– Focus on the important tasks first. At the beginning of every day – and sometimes the night before – I spent 30-60 minutes getting my game plan set for the day. I can’t tell you what a huge difference this made. Knowing the top 3 things that MUST get done kept me razor-sharp focused. Most days, I accomplished those priorities before lunch. It helped me: say no to a lot of things, let my phone go to voicemail, and check email later (and far less frequently). Those micro interruptions are tempting, powerful derailers!
– Single-tasking. This was one of my greatest areas of practice this week. And what a difference it made! One exercise I tried was walking away from my computer and other distractions while on the phone with clients, friends, and family. I intently focused on my “subject” and our conversation. The outcome? I really ‘heard’ what they had to say. Imagine that! I was focused, engaged, and the call was often shorter because of it. And more meaningful. I’ll bet they noticed too.
– Eliminate non-essential commitments. I’m a natural-born networker and relationship builder. I both love it and hate it. I am attracted to invitations to lunch, coffee, wine, etc. like a mosquito to one of those bug lanterns. Before I know it, I can meet with people all day long and have nothing to show for it at five o’clock except great conversation and a small stack of business cards. This week, I found myself more mindful and purposeful as I said yes – and no – to such invitations. Dare I say, I was far more “strategic.” For me, it’s absolutely critical to be discriminating in choosing whether or not to commit to these engagements. By doing so, I focus my time and energy on what’s most important and matters most to my goal achievement.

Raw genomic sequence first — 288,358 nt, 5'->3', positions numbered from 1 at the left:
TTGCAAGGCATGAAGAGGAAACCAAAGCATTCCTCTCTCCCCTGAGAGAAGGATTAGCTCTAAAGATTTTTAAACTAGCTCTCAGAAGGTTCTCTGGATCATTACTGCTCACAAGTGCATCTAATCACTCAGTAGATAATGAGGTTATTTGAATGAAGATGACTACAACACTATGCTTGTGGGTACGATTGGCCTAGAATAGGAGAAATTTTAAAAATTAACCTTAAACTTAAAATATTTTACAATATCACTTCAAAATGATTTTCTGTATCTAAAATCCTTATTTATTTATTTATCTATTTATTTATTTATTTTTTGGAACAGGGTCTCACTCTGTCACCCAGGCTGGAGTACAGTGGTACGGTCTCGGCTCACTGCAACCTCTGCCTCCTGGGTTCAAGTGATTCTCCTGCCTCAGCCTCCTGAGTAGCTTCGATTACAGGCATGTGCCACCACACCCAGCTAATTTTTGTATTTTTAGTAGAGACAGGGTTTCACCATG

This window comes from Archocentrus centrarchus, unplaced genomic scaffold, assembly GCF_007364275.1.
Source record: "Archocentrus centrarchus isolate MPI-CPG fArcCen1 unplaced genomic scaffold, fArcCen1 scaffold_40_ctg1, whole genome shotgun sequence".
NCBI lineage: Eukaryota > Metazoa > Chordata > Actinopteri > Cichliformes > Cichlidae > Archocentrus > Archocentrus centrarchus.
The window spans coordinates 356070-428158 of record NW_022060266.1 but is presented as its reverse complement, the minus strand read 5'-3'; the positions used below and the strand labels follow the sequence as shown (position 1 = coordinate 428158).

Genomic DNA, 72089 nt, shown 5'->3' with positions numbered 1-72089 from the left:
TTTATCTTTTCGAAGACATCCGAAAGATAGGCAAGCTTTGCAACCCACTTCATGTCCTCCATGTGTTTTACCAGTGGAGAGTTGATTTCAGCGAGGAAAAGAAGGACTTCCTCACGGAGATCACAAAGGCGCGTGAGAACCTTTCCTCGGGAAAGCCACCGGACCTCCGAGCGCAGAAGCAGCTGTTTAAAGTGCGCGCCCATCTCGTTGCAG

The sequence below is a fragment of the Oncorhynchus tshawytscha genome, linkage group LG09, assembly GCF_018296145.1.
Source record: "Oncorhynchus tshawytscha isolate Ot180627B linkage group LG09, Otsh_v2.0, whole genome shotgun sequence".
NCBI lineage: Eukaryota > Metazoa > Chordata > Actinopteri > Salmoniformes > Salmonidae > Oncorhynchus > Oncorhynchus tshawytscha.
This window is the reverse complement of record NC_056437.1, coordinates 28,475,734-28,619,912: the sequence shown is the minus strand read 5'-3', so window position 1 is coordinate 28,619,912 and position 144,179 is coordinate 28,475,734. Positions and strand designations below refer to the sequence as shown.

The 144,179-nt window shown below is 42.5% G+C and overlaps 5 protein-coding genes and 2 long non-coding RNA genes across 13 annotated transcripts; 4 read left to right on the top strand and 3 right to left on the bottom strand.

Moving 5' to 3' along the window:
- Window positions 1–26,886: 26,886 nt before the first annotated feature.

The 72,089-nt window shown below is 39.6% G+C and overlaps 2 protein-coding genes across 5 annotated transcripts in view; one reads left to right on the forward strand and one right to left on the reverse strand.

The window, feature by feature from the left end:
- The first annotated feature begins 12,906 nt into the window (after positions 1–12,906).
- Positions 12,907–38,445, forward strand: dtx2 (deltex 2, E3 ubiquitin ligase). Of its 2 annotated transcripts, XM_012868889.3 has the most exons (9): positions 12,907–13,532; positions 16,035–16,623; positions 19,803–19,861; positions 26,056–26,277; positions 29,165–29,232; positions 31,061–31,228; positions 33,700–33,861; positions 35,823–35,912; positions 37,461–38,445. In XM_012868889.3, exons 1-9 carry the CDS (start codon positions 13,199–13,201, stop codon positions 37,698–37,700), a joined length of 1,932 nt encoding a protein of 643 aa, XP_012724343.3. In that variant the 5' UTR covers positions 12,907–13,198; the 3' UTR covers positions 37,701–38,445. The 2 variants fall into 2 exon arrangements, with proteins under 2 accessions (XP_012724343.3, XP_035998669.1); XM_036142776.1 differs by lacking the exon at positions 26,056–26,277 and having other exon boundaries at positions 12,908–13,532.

– Step away and take a break. See? I’m doing that right now! Even if only for a few minutes – relaxing in a hammock, shooting a few hoops with my son, walking around the block, or going for a quick noon-time run – the brief respite gives me volumes of energy and joy in exercising my choice (remember that?) to just breathe and enjoy a few moments of “me” time. I return to my work and can perform it better, faster, and with a fresh perspective and ideas I wouldn’t have had otherwise. Try it! Seriously. (And stop making up the story you tell yourself: “I don’t have time.” Because you do.)
I’ve had fun with this “Do Less. Achieve More.” theme this week. Talk about immediate gratification! A little practice went a long way in delivering some powerful results. What’s working for you?
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Jeanie is President of Raven Consulting Group, a business she founded that focuses on organizational change and leadership development in the nonprofit sector. She is a senior consultant for TransitionGuides, a national firm working with nonprofit clients to lead efforts in sustainability and succession planning, executive transition and search. Additionally, Jeanie serves as adjunct faculty for the Center for Creative Leadership, a top-ranked, global provider of executive leadership education.